Essex County lawmakers sought to create a tentative timeline Monday for the possible sale of Horace Nye Nursing Home.

The county is opening another set of bids for the 100-bed public facility in a week.

All three bidders previously bid the minimum sale price of $4 million, and the County Board of Supervisors voted Monday, retroactively, to ask those three for their best and highest bids.

Although the revised bids aren't due until 5 p.m. April 9, they've already been received. Nursing Home Task Force Chairman Roby Politi (R-North Elba) said they won't be disclosed until the opening date, however.

County Attorney Daniel Manning III said they're bound by competitive-bidding practices in state law.

"Usually, it's the lowest (bid). There's very little direction in case law and in statute as to how it should be done. It says it should be sold to the highest responsible bidder."

He said the county's broker, Marcus & Millichap, had an obligation to get the best price for Horace Nye.

"We decided because we had three bidders we should go back to them to get the highest price. We tried our best to keep this fair to the bidders."


Though the county didn't pass the final authorization for amended bids until after they'd been received, Manning said, no harm was done.

"Was it procedurally correct to do it? No. But do you want the highest and best price?" Manning said.

The three who bid are the Centers for Specialty Care of New York City; Gerald Woods CPA, of Baldwin in Nassau County; and Elliot Management Group of Monsey in Rockland County.

Board of Supervisors Chair Randy Douglas (D-Jay) said he'll soon name a county subcommittee to go visit nursing homes the bidders operate now.

"We're going to investigate. We'll send people out. We'll do background checks on all of them."


Supervisor Margaret Bartley (D-Elizabethtown) said she's willing to visit facilities owned by the three bidders to see if they are clean and well run but needs some guidance.

"We don't seem to have a clear path we're following," she said. "That's caused confusion. This is going to go on until there's a date (to vote)."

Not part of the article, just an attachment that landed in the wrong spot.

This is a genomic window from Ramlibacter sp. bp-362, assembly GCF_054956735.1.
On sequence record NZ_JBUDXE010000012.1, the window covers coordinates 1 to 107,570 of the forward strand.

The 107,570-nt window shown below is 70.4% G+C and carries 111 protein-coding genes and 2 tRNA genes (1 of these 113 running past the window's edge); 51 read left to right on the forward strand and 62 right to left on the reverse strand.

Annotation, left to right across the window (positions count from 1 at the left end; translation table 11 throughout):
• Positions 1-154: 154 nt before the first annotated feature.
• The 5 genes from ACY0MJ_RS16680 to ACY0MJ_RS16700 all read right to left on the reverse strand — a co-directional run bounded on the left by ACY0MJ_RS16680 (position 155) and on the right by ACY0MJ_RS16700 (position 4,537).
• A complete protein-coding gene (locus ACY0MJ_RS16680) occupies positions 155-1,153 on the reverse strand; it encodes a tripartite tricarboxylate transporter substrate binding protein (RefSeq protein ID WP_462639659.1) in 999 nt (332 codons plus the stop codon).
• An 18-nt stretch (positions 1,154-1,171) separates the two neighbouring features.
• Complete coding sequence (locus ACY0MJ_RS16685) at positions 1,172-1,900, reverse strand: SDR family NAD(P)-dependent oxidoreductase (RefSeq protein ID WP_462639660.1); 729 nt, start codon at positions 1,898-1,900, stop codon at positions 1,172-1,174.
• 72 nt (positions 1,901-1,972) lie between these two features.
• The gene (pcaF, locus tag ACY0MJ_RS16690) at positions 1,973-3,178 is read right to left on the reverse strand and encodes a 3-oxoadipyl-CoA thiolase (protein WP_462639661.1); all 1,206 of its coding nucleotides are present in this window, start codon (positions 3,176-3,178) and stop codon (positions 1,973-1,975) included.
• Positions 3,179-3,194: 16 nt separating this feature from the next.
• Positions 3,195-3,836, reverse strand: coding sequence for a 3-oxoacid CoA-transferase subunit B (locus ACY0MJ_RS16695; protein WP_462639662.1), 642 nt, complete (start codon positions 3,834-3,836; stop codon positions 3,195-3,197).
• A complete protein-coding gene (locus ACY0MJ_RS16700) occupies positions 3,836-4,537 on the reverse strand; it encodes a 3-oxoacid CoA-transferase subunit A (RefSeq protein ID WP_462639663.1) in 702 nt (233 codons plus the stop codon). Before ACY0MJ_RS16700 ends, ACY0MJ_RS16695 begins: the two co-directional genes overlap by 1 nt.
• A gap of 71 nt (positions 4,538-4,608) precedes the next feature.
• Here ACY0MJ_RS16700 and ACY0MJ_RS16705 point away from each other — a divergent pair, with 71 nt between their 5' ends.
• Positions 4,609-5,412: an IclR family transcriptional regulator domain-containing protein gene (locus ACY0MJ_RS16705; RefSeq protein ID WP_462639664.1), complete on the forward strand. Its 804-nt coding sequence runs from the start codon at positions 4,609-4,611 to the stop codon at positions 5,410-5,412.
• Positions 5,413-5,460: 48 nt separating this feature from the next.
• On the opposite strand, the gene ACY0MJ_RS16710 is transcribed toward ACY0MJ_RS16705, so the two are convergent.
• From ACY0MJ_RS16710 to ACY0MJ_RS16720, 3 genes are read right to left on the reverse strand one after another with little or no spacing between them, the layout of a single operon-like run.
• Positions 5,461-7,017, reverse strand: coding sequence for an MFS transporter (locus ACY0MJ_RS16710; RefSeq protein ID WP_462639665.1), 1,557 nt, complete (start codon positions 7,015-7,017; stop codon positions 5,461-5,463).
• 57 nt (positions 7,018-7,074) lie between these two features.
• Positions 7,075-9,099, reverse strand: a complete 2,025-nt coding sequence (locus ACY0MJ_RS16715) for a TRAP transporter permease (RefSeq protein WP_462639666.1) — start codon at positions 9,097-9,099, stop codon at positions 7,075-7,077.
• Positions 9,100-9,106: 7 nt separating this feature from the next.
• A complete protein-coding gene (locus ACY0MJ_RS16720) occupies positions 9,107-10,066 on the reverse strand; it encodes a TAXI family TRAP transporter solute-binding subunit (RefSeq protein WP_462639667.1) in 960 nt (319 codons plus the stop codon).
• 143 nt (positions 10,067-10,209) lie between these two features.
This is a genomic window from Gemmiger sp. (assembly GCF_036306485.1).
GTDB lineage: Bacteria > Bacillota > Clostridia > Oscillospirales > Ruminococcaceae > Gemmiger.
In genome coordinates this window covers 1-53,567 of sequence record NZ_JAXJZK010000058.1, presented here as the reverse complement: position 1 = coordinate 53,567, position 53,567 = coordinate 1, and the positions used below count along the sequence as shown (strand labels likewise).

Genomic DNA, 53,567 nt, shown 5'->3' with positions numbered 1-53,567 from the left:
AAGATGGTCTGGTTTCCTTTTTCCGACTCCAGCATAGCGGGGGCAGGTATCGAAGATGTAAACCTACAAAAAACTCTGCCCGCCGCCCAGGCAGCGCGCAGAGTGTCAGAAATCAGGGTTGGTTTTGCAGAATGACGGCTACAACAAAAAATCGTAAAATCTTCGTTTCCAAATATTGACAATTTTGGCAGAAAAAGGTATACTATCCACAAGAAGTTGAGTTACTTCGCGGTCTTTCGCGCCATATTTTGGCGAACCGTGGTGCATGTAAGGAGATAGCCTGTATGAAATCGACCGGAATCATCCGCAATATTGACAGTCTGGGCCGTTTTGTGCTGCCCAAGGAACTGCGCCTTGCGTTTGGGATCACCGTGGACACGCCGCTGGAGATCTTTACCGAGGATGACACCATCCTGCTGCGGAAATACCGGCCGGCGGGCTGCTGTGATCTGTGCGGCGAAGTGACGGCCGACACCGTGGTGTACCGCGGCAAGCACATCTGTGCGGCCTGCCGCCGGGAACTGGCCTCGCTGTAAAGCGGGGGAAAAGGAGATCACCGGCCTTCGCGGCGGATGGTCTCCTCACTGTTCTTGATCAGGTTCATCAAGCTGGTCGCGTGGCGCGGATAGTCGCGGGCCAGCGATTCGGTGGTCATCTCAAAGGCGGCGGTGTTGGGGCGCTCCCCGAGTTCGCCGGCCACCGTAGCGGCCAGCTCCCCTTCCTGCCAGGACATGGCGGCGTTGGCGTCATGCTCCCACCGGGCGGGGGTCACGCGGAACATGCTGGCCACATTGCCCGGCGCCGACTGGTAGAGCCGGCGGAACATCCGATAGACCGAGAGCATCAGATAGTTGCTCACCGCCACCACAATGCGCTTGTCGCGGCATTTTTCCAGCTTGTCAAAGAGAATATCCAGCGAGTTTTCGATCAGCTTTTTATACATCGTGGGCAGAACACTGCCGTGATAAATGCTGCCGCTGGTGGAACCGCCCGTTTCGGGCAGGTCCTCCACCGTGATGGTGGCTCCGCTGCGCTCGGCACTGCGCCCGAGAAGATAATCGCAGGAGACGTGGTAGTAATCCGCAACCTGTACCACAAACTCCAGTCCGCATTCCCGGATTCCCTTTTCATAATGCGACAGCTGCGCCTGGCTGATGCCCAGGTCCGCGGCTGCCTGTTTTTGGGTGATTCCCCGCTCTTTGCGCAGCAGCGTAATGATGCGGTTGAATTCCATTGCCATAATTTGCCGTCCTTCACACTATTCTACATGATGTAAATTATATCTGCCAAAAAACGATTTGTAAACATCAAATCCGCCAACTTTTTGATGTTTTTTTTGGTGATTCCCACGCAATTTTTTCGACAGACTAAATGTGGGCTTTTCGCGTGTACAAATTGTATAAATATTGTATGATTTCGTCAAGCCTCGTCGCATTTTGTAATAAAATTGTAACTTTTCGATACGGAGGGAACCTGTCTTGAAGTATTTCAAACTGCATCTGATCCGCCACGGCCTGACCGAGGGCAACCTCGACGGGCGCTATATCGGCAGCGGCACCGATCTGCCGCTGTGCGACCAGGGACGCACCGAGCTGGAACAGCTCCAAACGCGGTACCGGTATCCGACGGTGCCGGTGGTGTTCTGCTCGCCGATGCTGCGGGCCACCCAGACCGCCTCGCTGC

Douglas said it's not possible to set a date for a sale vote until their research is done. It is expected to be sometime this summer, though.

"Our plan all along was that once this board passed a resolution to hire a broker, the Horace Nye Task Force will take those bids, look at those bids, and we'll appoint a committee to look at everything.

"If this body decides to go to the (change to a) private nursing home, we've done our job and our duties."


The Board of Supervisors heard from sale opponent Richard Tromblee of Moriah Corners, who said he's been to nursing homes in Plattsburgh and believes Horace Nye is superior.

"Before you get rid of the Horace Nye Home and privatize it, stop and think."

Tromblee said there's a federal study that found that public nursing homes are best.

Horace Nye has a devoted staff, he said, that might be pared down by a private owner.

Supervisor Randy Preston (I-Wilmington) said the possible Horace Nye sale has become too emotional an issue.

"Nobody's going to be out on the street. The residents will still be there, and the jobs will still be there."


Voting against seeking higher bids were Thomas Scozzafava (R-Moriah), Gerald Morrow (D-Chesterfield), Sharon Boisen (I-Essex), Michael Marnell (R-Schroon) and Edward Hatch (D-Willsboro).

Supervisors Daniel Connell (D-Westport), Charles Harrington (R-Crown Point) and Sue Montgomery Corey (D-Minerva) were absent.

The Nursing Home has lost $21 million since 2001, County Manager Daniel Palmer said.

"It's only going to get worse."

The home runs a deficit of more than $2 million every year, but the county estimates it will increase to $3 million within a year or two, then $4 million.

"We all have to vote what is in the best interest for our constituents," Douglas said. "To label anybody on this board as against seniors is ludicrous."

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